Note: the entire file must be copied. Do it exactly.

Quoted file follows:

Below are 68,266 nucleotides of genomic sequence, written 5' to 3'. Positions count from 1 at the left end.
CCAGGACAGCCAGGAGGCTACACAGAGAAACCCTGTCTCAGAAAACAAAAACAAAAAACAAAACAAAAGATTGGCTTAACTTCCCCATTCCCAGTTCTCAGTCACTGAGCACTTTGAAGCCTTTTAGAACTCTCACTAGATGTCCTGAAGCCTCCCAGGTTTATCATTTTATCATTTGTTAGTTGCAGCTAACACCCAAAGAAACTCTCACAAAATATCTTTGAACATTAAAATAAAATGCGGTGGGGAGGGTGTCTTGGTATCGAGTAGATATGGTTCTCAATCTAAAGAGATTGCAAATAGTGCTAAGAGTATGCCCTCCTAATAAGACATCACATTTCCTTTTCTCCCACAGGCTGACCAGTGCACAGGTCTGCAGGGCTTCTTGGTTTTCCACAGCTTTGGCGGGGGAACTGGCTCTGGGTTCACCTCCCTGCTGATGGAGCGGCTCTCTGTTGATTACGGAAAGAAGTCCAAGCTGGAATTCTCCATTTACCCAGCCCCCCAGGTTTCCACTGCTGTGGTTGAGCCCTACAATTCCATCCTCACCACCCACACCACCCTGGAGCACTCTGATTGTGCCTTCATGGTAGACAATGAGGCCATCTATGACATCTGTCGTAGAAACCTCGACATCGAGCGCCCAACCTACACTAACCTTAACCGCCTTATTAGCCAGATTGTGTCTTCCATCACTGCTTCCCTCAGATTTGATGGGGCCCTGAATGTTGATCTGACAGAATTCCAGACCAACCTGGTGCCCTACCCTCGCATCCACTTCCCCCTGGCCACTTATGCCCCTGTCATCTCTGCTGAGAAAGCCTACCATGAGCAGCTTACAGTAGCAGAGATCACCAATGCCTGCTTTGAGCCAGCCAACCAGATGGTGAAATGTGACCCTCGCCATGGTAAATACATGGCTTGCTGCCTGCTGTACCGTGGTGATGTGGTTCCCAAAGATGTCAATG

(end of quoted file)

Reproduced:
Below are 68,266 nucleotides of genomic sequence, written 5' to 3'. Positions count from 1 at the left end.
CCAGGACAGCCAGGAGGCTACACAGAGAAACCCTGTCTCAGAAAACAAAAACAAAAAACAAAACAAAAGATTGGCTTAACTTCCCCATTCCCAGTTCTCAGTCACTGAGCACTTTGAAGCCTTTTAGAACTCTCACTAGATGTCCTGAAGCCTCCCAGGTTTATCATTTTATCATTTGTTAGTTGCAGCTAACACCCAAAGAAACTCTCACAAAATATCTTTGAACATTAAAATAAAATGCGGTGGGGAGGGTGTCTTGGTATCGAGTAGATATGGTTCTCAATCTAAAGAGATTGCAAATAGTGCTAAGAGTATGCCCTCCTAATAAGACATCACATTTCCTTTTCTCCCACAGGCTGACCAGTGCACAGGTCTGCAGGGCTTCTTGGTTTTCCACAGCTTTGGCGGGGGAACTGGCTCTGGGTTCACCTCCCTGCTGATGGAGCGGCTCTCTGTTGATTACGGAAAGAAGTCCAAGCTGGAATTCTCCATTTACCCAGCCCCCCAGGTTTCCACTGCTGTGGTTGAGCCCTACAATTCCATCCTCACCACCCACACCACCCTGGAGCACTCTGATTGTGCCTTCATGGTAGACAATGAGGCCATCTATGACATCTGTCGTAGAAACCTCGACATCGAGCGCCCAACCTACACTAACCTTAACCGCCTTATTAGCCAGATTGTGTCTTCCATCACTGCTTCCCTCAGATTTGATGGGGCCCTGAATGTTGATCTGACAGAATTCCAGACCAACCTGGTGCCCTACCCTCGCATCCACTTCCCCCTGGCCACTTATGCCCCTGTCATCTCTGCTGAGAAAGCCTACCATGAGCAGCTTACAGTAGCAGAGATCACCAATGCCTGCTTTGAGCCAGCCAACCAGATGGTGAAATGTGACCCTCGCCATGGTAAATACATGGCTTGCTGCCTGCTGTACCGTGGTGATGTGGTTCCCAAAGATGTCAATG